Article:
The European Tour touches down in Germany for the first time this season, and we look at five talking points before the action gets under way in Munich.
Defending champion Matt Wallace secured his third title in just his 39th European Tour appearance - and the second of three wins in 2018 - with his victory in Pulheim last season. His triumph at Made in Denmark a few months later took his tally to four titles in just two seasons, and the 29-year-old Englishman shows no sign of taking his foot off the gas.
With two runner-up spots on the European Tour already this season, a tied third finish at the US PGA Championship in May for his best placing in a Major Championship, and a tied 12th finish at the U.S. Open last week - which took him to the top of the Race to Dubai Rankings presented by Rolex - Wallace looks well-placed to become the first player to successfully defend the BMW International Open title.
Two-time Major Champion Martin Kaymer achieved his best European Tour result for three years at this event last season - finishing in a tie for second place behind Wallace - and home hopes will rest on the former World Number One’s shoulders this week as he bids for his second BMW International Open title.
The four-time Ryder Cup player has been searching for his first victory since the 2014 U.S. Open after battles with injury and loss of form in recent years. His game seems to be trending in the right direction, as he arrives on home soil with top ten finishes on both sides of the Atlantic under his belt this season.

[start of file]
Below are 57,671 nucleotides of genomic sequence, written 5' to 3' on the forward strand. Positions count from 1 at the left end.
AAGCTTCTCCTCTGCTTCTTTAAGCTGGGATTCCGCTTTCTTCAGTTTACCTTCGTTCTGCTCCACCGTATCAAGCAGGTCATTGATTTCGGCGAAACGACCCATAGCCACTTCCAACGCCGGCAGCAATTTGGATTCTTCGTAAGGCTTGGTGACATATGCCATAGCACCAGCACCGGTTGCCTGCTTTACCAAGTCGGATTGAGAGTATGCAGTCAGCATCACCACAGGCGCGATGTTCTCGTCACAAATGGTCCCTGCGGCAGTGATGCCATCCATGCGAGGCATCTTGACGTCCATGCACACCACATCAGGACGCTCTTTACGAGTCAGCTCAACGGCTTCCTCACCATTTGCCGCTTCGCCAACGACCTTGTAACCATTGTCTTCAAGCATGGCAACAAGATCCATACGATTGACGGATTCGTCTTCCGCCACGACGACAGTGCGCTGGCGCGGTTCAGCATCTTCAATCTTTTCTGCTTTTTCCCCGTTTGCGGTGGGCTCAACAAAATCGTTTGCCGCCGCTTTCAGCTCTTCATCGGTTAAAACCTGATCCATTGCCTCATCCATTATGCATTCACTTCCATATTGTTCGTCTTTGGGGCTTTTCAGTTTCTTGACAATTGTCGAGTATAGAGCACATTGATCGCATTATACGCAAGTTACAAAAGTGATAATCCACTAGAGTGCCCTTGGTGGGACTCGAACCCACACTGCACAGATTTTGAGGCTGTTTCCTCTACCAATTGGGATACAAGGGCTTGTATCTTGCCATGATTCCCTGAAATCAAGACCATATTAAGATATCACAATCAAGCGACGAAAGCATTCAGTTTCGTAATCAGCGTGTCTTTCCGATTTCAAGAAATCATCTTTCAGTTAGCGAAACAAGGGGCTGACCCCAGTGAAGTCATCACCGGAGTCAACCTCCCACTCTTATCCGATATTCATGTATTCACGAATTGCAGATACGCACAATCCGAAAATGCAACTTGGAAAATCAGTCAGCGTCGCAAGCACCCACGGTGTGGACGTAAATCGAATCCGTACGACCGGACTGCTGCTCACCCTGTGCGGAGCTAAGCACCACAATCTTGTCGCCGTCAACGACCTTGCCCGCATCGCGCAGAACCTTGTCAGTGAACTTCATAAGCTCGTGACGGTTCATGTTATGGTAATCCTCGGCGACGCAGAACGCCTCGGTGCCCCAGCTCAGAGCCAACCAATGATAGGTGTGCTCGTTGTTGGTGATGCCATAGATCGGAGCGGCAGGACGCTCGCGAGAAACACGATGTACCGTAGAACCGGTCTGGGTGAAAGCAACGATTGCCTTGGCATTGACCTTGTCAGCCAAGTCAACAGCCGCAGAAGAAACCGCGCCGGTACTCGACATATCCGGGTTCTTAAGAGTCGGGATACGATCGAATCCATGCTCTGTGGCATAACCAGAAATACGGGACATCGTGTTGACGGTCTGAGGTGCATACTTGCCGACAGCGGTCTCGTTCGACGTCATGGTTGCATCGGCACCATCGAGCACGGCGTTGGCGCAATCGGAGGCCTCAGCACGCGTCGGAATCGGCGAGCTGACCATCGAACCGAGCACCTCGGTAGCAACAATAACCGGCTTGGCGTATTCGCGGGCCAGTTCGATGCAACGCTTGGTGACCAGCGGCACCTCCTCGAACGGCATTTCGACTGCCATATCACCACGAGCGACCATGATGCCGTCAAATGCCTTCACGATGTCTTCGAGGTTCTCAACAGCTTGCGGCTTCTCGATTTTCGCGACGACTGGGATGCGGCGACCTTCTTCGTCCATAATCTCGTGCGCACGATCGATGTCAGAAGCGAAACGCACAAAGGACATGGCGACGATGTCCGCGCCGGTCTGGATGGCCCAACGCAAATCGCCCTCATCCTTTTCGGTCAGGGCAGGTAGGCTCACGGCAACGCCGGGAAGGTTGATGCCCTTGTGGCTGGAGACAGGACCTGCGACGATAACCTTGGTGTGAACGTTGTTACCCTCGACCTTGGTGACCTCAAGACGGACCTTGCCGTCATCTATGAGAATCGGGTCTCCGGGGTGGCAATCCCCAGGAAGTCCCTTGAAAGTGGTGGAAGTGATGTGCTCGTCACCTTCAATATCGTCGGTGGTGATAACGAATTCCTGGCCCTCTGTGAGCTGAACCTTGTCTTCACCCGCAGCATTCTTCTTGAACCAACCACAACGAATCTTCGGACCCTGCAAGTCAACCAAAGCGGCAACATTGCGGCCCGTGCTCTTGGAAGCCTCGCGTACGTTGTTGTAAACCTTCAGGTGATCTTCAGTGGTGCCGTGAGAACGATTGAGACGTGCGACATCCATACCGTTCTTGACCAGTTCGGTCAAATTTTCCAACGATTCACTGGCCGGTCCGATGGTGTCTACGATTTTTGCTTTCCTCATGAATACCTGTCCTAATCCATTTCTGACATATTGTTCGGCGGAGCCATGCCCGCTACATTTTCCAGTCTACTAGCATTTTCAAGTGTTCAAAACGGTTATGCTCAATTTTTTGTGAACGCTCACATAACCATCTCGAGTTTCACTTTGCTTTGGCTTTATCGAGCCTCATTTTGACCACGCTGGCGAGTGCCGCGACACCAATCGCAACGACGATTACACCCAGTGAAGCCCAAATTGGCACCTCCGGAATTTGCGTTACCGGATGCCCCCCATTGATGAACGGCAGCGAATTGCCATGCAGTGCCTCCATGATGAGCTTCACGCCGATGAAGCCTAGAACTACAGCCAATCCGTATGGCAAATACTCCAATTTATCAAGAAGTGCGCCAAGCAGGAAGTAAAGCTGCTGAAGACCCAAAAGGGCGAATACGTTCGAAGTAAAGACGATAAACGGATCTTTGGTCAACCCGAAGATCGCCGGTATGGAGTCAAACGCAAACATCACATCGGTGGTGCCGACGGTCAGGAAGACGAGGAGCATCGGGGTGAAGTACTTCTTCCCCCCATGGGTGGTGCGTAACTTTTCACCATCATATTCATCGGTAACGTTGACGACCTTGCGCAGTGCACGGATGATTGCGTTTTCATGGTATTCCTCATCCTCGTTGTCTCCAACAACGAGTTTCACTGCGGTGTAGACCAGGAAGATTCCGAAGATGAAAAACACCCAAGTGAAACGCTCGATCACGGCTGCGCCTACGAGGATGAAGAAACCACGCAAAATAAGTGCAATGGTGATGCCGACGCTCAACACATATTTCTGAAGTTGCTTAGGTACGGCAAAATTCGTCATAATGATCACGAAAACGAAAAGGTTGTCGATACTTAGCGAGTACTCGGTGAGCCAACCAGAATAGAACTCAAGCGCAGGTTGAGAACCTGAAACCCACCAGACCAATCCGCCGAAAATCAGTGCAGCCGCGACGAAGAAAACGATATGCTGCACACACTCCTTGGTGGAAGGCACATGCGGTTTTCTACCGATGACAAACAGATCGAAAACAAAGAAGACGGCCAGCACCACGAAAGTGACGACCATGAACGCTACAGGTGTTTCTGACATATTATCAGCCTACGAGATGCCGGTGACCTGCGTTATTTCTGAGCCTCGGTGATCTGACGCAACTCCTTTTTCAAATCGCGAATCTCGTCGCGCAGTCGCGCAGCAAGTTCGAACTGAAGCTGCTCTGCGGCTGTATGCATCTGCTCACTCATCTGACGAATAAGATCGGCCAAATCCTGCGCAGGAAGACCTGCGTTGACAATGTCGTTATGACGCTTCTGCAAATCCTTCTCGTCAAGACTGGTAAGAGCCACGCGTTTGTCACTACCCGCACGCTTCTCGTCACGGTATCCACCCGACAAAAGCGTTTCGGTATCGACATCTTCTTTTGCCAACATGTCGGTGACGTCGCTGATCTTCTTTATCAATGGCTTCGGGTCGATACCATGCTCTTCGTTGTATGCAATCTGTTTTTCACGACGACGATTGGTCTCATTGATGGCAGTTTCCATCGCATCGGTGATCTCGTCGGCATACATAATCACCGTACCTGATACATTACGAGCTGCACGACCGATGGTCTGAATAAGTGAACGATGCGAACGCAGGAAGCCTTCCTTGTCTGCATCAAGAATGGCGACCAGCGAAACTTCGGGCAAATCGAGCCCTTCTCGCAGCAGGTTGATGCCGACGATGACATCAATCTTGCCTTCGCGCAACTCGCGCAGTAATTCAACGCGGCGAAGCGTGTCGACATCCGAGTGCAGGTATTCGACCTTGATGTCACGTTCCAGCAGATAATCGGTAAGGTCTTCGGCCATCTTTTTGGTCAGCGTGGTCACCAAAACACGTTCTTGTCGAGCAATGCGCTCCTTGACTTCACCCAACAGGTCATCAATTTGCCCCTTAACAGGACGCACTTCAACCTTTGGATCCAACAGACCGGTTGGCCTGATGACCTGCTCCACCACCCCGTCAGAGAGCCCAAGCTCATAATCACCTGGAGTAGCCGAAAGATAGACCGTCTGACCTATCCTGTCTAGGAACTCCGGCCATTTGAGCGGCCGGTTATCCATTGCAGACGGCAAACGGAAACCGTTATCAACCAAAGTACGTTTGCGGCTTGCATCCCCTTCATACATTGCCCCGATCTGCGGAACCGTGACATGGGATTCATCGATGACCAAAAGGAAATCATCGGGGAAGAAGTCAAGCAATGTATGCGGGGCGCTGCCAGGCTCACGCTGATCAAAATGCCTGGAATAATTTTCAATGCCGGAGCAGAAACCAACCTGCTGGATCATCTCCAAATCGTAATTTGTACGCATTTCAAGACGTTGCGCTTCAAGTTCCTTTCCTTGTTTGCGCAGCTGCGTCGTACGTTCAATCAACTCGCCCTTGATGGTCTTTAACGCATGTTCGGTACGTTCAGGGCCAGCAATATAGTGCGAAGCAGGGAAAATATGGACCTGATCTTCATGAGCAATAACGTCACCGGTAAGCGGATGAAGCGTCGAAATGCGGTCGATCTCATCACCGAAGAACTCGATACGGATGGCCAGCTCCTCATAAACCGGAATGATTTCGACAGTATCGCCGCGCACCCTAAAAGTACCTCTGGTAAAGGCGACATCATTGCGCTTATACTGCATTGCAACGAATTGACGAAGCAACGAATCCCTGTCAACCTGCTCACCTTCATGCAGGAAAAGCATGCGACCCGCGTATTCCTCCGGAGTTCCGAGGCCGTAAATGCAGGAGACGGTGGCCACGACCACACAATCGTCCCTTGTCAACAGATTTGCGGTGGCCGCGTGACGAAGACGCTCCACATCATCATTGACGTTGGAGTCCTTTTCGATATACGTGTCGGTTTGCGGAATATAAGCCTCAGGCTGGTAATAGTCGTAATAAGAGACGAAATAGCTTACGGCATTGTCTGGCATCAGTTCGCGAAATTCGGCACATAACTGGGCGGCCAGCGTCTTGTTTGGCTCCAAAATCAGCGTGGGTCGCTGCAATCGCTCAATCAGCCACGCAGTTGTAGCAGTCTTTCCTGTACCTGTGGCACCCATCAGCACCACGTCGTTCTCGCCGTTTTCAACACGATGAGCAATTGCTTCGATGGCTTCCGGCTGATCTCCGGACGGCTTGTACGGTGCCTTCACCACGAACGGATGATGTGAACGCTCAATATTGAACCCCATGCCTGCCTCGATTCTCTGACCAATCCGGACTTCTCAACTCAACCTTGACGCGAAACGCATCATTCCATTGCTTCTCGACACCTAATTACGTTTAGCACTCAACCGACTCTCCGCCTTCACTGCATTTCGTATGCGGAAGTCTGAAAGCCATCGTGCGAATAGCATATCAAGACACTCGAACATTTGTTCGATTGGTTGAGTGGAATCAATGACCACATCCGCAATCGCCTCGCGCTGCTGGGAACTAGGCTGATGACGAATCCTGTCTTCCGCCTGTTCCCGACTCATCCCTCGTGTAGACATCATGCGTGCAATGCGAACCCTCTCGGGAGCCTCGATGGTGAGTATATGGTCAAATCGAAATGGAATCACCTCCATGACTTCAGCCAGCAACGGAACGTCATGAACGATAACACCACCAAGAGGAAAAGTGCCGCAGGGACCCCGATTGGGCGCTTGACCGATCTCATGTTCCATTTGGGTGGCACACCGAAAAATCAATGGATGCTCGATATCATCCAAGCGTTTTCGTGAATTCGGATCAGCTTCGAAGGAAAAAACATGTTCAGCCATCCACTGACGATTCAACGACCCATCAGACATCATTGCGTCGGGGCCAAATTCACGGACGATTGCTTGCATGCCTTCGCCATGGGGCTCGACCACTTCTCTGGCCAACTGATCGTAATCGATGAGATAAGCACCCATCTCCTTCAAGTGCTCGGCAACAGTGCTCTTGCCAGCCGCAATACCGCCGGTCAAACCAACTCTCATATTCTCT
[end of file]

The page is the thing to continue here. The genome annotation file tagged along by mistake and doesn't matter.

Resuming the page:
New and old
The tournament returns to Golfclub München Eichenried for the 24th time this week, but players will face a new-look course that has undergone significant renovations – including all 18 greens. Other modifications include an overall lengthening of the course from 6,614 to 6,660 metres and various new spectator mounds across the layout.
The Munich venue is the spiritual home of the event and was scene of the very first shot played at the inaugural BMW International Open back in 1989. Multiple European Tour winner turned TV personality David Feherty would come out on top that week, securing a five-shot win over American Fred Couples
Last day drama
Thorbjørn Olesen will be hoping to pick up where he left off at the BMW International Open after a record-breaking final round last season. As well as posting the lowest round of his European Tour career, his 61 also broke the record for the lowest round in the tournament’s history, beating the 62 that had been posted nine times previously.
The Dane’s 11 under par for the round was 16 shots better than his score on Saturday and, remarkably, he had already completed his day's work before the final group teed off. He still led when they were on the back nine, although Wallace's birdie on the 16th eventually saw his nine under par total overtaken, and he finished in a tie for second alongside Kaymer and Finn Mikko Korhonen.
The long drive
Celebrating its 31st anniversary, the BMW International Open has the longest consecutive sponsorship of any current European Tour event, with BMW synonymous with the event since 1989.
In that time the tournament has racked up a who’s who of champions, including Major winners Kaymer, Ernie Els, Henrik Stenson and Danny Willett, former World Number One Lee Westwood, and former European Number Ones Robert Karlsson and Colin Montgomerie.
Last year BMW confirmed it has extended the agreement to hold the tournament by four years until 2022.
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